renovation of the subway entrance, office tower lobby, and surrounding plaza at 560 Lexington Avenue has created a bright, fresh, and reimagined public amenity in Midtown Manhattan.
Constructed in the 1980s, this Privately Owned Public Space was originally characterized by dark brick and bronze-colored metal. Surrounded by an enclosure composed of the same dark materials, the subway entrance was secured at night by an industrial roll-down gate, obstructing views throughout the plaza.
SOM sought to brighten this public space with a light palette of limestone, white granite, and stainless steel. A highly transparent glass and steel subway enclosure provides visibility and openness throughout the plaza. This curvilinear structure is self-supporting, eliminating the need for obstructive vertical mullions and enhancing the sculptural quality of the entrance. Its integrated stainless steel benches provide seating in the plaza, while a glass swing gate, engineered to nest in the concave form of the enclosure, offers an elegant solution to the security needs of the subway station.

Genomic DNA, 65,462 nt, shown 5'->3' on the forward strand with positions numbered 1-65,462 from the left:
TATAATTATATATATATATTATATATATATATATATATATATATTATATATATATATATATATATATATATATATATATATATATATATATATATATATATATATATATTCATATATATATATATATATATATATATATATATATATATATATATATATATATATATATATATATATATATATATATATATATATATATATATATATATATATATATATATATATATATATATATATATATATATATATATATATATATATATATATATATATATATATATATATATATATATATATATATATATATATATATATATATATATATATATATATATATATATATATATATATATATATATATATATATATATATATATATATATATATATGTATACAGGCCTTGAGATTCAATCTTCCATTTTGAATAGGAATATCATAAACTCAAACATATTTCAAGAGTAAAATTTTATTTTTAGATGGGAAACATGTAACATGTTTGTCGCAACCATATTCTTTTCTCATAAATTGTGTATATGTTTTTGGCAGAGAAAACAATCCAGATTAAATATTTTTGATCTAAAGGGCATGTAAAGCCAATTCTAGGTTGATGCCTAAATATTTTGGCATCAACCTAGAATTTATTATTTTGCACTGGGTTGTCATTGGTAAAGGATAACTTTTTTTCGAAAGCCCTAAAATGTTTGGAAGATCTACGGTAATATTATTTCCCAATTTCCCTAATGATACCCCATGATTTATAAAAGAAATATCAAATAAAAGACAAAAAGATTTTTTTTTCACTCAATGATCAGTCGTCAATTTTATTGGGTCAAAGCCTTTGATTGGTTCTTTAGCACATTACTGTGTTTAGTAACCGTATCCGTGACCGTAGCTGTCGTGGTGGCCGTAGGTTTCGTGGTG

Below, the design language of the enclosure’s geometry continues with curved limestone walls and glass guardrails, inviting pedestrians down a sweeping staircase to the subway and New York Public Library branch beyond.
The glass, limestone, granite, and steel material palette carries into the office tower lobby, where acid-etched, mirror-backed glass feature walls compliment the building’s new reception desk and elevator cabs. New metal and glass storefronts also contribute to the modernization of 560 Lexington Avenue, drawing even more visitors to enjoy this reinvigorated public amenity for the Midtown neighborhood of New York City.